But there are areas where, if Congress acts to remove existing bans on drilling, oil could be flowing in a matter of months, not years. Foremost on this list is oil off the coast of California. We asked Dan Kish, Senior Vice President, Policy, at the Institute for Energy Research to comment. This is what he told us:

For oil, California is the quickest relief. Existing platforms there would allow access to some of the leases companies paid $1.1 billion for in 1981, but have been precluded from developing for 26 years. California is the nation’s largest consumer of gasoline, so it could go directly to their extensive refinery network, also. The estimates are that 10 billion barrels exist off the coast of California, and tankers full of imported oil and Alaska North Slope oil go through those protected waters every day.

Santa Barbara is also home to one of the largest oil seep trends ever observed, and in one small area 100 bbls per day seep to the surface, except around an existing producing platform that releases the pressure causing the seeps. 100% of the oil on the beaches in Santa Barbara county, and 50% of the oil on the beaches of LA County are caused by Santa Barbara’s seeps. The local group Stop Oil Seeps advocates drilling there to improve the environment.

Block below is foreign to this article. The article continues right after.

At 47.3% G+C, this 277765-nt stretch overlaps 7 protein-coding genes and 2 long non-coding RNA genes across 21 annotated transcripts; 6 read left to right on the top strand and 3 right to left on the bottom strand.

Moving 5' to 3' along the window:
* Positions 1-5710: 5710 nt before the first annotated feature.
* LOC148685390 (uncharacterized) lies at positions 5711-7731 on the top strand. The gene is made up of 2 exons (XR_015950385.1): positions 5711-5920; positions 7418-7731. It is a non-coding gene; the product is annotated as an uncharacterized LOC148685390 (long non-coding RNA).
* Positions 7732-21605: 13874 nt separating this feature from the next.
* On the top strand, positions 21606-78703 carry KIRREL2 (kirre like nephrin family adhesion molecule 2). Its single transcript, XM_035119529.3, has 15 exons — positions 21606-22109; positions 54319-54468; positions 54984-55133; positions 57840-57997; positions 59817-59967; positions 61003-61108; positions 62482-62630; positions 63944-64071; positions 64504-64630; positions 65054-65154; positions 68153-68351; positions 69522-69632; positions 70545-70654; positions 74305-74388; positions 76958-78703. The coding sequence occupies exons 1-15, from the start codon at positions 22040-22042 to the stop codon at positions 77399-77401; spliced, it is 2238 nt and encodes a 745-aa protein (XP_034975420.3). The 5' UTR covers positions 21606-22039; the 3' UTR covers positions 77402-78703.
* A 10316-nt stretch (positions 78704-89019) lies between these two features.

Off California, oil could be flowing in less than a year. For us to send hundreds of billions of dollars overseas, so that Venezuelans, Nigerians, Russians, Saudis, Canadians and Mexicans can do the high-paying jobs that hundreds of thousands of Americans would be delighted to do, is insane.

Are we supposed to consider it a good deal to trade California’s readily-accessible oil for “cellulosic ethanol”?

Still not convinced? Consider that even Obama supporters know that the Gang of 10 could help him tremendously. Writing at the Corner, Ramesh Ponnuru notes that Obama supporter Nate Silver thinks the Gang of 10 is winning deal for the Dali Bama. How Not to Beat McCain:

Nate Silver is worried about McCain’s advantage over Obama on gas prices. He recommends that Obama push hard for the Gang of 10 compromise and talk up other economic issues

Sorry, Gang. It’s a lousy deal.